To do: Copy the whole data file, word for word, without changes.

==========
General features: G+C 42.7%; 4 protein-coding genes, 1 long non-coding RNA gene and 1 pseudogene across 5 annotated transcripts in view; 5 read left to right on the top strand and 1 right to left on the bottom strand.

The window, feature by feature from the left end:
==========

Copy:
General features: G+C 42.7%; 4 protein-coding genes, 1 long non-coding RNA gene and 1 pseudogene across 5 annotated transcripts in view; 5 read left to right on the top strand and 1 right to left on the bottom strand.

The window, feature by feature from the left end: